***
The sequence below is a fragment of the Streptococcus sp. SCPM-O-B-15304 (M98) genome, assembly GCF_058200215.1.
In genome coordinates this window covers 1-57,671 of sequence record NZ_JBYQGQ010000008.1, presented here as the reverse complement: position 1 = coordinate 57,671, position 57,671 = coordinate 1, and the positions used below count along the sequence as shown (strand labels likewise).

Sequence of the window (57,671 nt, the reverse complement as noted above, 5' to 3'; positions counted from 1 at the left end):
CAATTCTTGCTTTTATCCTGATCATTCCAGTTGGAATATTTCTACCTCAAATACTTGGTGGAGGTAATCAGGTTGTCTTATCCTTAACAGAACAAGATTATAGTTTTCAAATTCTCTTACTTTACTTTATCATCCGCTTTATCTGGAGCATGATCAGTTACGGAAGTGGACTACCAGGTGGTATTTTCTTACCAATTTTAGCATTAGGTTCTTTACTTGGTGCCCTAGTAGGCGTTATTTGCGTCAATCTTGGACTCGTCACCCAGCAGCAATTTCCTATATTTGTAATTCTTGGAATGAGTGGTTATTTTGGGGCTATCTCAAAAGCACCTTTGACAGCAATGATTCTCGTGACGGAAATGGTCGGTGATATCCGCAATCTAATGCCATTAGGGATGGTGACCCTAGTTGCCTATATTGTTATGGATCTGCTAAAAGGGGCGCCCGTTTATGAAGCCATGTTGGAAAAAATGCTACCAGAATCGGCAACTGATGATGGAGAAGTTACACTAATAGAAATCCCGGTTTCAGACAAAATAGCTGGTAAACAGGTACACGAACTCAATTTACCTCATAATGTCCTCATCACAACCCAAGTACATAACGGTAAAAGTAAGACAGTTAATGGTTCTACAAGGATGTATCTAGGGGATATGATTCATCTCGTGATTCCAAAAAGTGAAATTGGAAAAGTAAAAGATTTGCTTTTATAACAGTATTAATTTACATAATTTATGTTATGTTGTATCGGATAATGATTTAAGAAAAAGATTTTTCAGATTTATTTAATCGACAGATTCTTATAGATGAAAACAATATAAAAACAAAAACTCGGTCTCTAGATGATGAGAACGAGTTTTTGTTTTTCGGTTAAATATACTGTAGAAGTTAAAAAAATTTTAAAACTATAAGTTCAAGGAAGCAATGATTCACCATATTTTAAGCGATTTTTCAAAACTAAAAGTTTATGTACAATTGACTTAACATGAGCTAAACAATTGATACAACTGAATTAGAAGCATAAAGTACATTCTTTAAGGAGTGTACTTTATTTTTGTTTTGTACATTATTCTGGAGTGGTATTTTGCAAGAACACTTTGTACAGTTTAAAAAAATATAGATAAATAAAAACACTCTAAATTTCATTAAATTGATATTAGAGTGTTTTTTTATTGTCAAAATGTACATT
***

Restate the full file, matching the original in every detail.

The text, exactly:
The sequence below is a fragment of the Streptococcus sp. SCPM-O-B-15304 (M98) genome, assembly GCF_058200215.1.
In genome coordinates this window covers 1-57,671 of sequence record NZ_JBYQGQ010000008.1, presented here as the reverse complement: position 1 = coordinate 57,671, position 57,671 = coordinate 1, and the positions used below count along the sequence as shown (strand labels likewise).

Sequence of the window (57,671 nt, the reverse complement as noted above, 5' to 3'; positions counted from 1 at the left end):
CAATTCTTGCTTTTATCCTGATCATTCCAGTTGGAATATTTCTACCTCAAATACTTGGTGGAGGTAATCAGGTTGTCTTATCCTTAACAGAACAAGATTATAGTTTTCAAATTCTCTTACTTTACTTTATCATCCGCTTTATCTGGAGCATGATCAGTTACGGAAGTGGACTACCAGGTGGTATTTTCTTACCAATTTTAGCATTAGGTTCTTTACTTGGTGCCCTAGTAGGCGTTATTTGCGTCAATCTTGGACTCGTCACCCAGCAGCAATTTCCTATATTTGTAATTCTTGGAATGAGTGGTTATTTTGGGGCTATCTCAAAAGCACCTTTGACAGCAATGATTCTCGTGACGGAAATGGTCGGTGATATCCGCAATCTAATGCCATTAGGGATGGTGACCCTAGTTGCCTATATTGTTATGGATCTGCTAAAAGGGGCGCCCGTTTATGAAGCCATGTTGGAAAAAATGCTACCAGAATCGGCAACTGATGATGGAGAAGTTACACTAATAGAAATCCCGGTTTCAGACAAAATAGCTGGTAAACAGGTACACGAACTCAATTTACCTCATAATGTCCTCATCACAACCCAAGTACATAACGGTAAAAGTAAGACAGTTAATGGTTCTACAAGGATGTATCTAGGGGATATGATTCATCTCGTGATTCCAAAAAGTGAAATTGGAAAAGTAAAAGATTTGCTTTTATAACAGTATTAATTTACATAATTTATGTTATGTTGTATCGGATAATGATTTAAGAAAAAGATTTTTCAGATTTATTTAATCGACAGATTCTTATAGATGAAAACAATATAAAAACAAAAACTCGGTCTCTAGATGATGAGAACGAGTTTTTGTTTTTCGGTTAAATATACTGTAGAAGTTAAAAAAATTTTAAAACTATAAGTTCAAGGAAGCAATGATTCACCATATTTTAAGCGATTTTTCAAAACTAAAAGTTTATGTACAATTGACTTAACATGAGCTAAACAATTGATACAACTGAATTAGAAGCATAAAGTACATTCTTTAAGGAGTGTACTTTATTTTTGTTTTGTACATTATTCTGGAGTGGTATTTTGCAAGAACACTTTGTACAGTTTAAAAAAATATAGATAAATAAAAACACTCTAAATTTCATTAAATTGATATTAGAGTGTTTTTTTATTGTCAAAATGTACATT